david winter

Using IRC and other IM apps at University

At University, they’ve blocked ports for all IM applications, including IRC. This sucks, because IRC can actually be really helpful for asking for advice on things such as C++ or C. Also, our computing society has an IRC channel (#wmin-compsoc on Quakenet) and it was a real pain that we couldn’t communicate with members at the University.

I’d seen Douglas Bowman’s “how-to” on secure email using SSH tunnelling and thought that perhaps I could use this to get around the problem I was having. And, I’d be right in thinking that.

SSH rocks

I can’t stress how cool SSH is - it let’s me control my iMac at home while I’m at Uni, I can transfer my files backwards and forwards and now lets me connect to IRC.

On my iBook that I use at Uni, I’ve got Colloquy as my preferred IRC client. In the Terminal on my iBook I enter in:

ssh -N -L 6668:irc.quakenet.org:6667 [email protected]

Where xxx.xxx.xxx.xxx is the IP address of my home computer.

Once you’ve entered this command, entered your password for the SSH connection - leave the Terminal window open. When you’re finished, hit Control C to quit SSH.

In Colloquy, I create a new connection with the following details: * Chat Server: localhost * Chat Server Port :6668

Connect using those details, and then you should be able to join #wmin-compsoc perfectly.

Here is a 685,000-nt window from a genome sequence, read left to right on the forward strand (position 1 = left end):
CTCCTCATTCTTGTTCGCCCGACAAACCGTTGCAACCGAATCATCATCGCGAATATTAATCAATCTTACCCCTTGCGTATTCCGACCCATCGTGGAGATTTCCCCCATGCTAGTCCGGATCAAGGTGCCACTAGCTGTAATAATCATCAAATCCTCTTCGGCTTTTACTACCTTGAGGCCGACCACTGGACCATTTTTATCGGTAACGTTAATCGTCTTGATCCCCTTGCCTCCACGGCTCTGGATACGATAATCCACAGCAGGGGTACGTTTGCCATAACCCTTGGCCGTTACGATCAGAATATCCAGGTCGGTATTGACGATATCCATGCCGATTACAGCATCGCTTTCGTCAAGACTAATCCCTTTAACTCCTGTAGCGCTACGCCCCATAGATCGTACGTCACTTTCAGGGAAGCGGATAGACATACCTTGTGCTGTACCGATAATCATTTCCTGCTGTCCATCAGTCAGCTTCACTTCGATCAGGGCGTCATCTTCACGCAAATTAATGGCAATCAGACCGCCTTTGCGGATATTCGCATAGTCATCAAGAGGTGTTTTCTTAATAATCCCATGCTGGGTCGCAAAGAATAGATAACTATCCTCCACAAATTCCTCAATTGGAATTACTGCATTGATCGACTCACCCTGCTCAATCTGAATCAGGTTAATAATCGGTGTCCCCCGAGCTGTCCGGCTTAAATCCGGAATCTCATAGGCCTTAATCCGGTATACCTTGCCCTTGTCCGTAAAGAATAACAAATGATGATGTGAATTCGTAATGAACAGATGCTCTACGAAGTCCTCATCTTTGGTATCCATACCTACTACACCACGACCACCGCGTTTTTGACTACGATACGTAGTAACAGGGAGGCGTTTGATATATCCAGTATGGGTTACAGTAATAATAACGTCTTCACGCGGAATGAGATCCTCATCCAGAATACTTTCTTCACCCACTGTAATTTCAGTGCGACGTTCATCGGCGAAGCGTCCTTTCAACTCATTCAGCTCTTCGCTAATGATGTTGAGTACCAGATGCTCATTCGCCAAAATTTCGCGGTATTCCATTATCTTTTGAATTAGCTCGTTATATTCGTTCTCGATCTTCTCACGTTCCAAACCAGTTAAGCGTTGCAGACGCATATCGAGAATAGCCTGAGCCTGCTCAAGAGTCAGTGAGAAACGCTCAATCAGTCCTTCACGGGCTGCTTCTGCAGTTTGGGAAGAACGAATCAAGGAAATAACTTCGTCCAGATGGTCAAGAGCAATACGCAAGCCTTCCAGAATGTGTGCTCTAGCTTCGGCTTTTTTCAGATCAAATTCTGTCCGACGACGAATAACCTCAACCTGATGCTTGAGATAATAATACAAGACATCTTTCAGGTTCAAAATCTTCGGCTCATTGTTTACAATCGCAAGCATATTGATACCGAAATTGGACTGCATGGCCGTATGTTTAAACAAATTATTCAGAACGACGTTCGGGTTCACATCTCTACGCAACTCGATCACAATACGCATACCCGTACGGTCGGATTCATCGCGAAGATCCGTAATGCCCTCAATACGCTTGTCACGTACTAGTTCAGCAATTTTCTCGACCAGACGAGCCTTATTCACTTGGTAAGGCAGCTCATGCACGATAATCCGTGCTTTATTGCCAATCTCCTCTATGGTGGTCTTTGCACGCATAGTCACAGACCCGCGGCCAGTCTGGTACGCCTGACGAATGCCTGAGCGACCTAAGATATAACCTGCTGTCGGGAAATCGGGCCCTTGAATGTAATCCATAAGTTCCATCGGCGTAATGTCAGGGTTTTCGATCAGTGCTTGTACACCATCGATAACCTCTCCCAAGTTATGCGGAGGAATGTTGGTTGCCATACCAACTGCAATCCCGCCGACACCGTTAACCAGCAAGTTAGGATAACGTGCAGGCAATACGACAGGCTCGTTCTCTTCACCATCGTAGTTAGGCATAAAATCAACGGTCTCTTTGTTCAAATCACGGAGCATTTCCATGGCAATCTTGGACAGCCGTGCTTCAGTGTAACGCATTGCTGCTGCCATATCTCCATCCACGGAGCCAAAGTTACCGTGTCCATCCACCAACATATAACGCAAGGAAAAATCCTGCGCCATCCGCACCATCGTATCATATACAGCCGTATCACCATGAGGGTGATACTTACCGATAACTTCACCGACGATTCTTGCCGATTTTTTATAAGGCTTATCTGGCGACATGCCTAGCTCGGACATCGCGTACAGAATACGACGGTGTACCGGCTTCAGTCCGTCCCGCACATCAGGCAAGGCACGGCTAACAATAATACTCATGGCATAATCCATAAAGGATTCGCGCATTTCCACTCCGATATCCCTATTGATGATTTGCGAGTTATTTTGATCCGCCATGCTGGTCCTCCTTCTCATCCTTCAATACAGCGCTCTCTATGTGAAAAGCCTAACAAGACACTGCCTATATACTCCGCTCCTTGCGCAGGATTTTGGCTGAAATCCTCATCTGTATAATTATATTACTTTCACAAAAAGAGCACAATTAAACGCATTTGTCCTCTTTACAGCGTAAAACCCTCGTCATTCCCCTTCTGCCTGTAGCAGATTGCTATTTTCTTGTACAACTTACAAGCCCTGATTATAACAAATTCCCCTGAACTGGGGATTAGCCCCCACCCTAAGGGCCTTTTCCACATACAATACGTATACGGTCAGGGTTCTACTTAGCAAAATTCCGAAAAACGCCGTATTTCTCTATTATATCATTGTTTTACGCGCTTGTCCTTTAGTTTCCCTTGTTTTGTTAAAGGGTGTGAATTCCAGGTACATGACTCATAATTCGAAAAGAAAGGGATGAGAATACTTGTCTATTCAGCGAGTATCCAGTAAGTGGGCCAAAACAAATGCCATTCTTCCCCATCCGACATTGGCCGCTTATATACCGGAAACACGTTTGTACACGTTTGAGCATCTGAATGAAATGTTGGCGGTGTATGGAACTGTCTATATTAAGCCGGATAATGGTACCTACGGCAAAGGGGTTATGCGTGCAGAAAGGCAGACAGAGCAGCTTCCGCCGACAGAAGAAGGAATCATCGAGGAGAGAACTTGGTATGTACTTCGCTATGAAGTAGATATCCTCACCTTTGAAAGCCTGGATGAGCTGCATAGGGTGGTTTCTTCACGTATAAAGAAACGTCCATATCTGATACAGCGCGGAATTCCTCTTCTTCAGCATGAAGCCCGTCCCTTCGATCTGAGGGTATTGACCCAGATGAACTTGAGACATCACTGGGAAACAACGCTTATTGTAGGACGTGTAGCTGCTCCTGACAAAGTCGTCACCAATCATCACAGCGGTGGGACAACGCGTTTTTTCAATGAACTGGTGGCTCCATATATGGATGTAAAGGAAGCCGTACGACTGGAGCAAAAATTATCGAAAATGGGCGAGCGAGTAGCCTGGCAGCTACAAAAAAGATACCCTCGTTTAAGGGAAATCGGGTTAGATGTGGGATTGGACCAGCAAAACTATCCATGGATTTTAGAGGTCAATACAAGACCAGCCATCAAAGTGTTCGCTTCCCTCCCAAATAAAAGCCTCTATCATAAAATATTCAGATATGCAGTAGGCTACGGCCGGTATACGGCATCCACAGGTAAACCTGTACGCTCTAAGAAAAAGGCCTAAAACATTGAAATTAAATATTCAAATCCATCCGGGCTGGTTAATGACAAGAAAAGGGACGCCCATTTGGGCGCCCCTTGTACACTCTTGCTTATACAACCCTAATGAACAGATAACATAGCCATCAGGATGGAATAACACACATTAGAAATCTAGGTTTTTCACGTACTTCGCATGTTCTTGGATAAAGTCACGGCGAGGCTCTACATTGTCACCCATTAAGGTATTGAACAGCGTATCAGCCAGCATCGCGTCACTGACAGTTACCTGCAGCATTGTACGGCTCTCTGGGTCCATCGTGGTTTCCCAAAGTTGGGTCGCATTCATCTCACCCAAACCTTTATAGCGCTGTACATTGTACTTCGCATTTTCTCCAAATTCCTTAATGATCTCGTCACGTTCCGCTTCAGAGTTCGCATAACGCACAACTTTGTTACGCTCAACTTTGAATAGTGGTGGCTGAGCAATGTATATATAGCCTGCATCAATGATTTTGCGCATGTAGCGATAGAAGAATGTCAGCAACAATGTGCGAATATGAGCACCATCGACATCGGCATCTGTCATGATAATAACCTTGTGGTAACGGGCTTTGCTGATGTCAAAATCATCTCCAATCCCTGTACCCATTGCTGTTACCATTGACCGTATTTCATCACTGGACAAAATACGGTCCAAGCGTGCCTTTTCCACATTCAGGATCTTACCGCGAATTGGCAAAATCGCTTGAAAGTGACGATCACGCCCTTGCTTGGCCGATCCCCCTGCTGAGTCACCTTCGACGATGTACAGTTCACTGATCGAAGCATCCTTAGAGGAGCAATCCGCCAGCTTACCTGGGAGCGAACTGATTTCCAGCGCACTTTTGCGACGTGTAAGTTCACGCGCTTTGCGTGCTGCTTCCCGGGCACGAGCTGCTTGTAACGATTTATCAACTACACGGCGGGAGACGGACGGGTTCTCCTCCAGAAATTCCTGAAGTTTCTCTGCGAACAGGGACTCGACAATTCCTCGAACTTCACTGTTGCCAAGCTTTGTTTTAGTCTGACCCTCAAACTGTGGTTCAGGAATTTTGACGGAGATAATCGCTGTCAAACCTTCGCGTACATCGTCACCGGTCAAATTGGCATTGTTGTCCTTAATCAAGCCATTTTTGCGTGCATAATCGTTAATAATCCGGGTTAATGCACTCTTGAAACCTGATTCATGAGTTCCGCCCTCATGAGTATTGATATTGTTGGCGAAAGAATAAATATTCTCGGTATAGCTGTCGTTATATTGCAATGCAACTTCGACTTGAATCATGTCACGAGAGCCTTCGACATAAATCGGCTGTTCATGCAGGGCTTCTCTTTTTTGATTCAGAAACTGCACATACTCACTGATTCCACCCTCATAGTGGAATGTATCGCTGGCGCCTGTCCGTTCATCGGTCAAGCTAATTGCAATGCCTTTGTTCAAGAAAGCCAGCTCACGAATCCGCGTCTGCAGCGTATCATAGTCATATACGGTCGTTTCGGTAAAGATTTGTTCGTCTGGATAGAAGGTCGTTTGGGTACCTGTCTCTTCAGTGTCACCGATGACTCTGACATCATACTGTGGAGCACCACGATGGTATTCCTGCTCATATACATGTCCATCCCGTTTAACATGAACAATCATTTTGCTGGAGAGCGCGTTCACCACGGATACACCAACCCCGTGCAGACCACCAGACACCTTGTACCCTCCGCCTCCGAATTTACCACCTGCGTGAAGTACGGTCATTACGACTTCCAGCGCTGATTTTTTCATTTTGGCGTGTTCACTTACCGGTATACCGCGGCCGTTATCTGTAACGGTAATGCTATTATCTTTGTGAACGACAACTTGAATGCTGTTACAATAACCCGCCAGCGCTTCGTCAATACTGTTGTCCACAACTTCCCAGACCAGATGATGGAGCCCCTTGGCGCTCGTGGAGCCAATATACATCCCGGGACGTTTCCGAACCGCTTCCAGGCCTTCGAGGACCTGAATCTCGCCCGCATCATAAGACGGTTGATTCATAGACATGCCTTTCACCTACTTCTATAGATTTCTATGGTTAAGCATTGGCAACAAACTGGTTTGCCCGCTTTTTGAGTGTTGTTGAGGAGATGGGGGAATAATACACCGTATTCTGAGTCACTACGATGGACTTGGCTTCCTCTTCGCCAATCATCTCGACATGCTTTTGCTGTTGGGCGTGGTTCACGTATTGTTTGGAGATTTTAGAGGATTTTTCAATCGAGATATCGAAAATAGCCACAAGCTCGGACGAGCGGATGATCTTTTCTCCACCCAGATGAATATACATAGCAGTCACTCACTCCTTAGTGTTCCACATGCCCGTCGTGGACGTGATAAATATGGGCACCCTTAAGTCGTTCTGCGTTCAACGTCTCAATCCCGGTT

Problem solved. I’ll try briefly to explain what the ssh command does. 1. First of all, we want a ssh connection, but without a shell prompt of the computer we’re connecting to. That’s what the -N flag is for. 2. -L flags this as a local port tunnel. 3. You then first specify the port that you’ll use on the computer your using (in my case, my iBook) to tunnel out of the network you’re currently connected to. 4. Then the server/IP address you want to access. 5. Then the IP address that you’d normally connect to if you weren’t having a firewall issue. For IRC, this is 6667. 6. Then you follow all of the above with the SSH connection, which in my case is to my iMac at home. The first part being my username on the computer, and then the IP address.

Basically, my iMac at home is being used as a bridge between Quakenet and the network at University. The whole connection is secure as it’s being encrypted over ssh. So, there’s no vulnerability for the University’s network technicians to worry about.

Obviously for this all to work, you need some kind of ‘bridge’ computer online that you can connect to. Otherwise this isn’t going to work.

Also, this could be used for getting around other kinds of firewall blocked applications. However, remember the connection will be significantly slower as first of all, it’s all being encrypted, and secondly because it’s having to go via a bridge computer.

Meebo!

As I said, I could use ssh port tunnelling to connect to MSN, iChat etc. But why bother when I can use the very cool Meebo. It’s a Web 2.0 application that let’s you connect to MSN, AIM, Yahoo! and Jabber instant messaging servers all at the same time, and simply through a web site. No need to download any software. Excellent.

February 6, 2006

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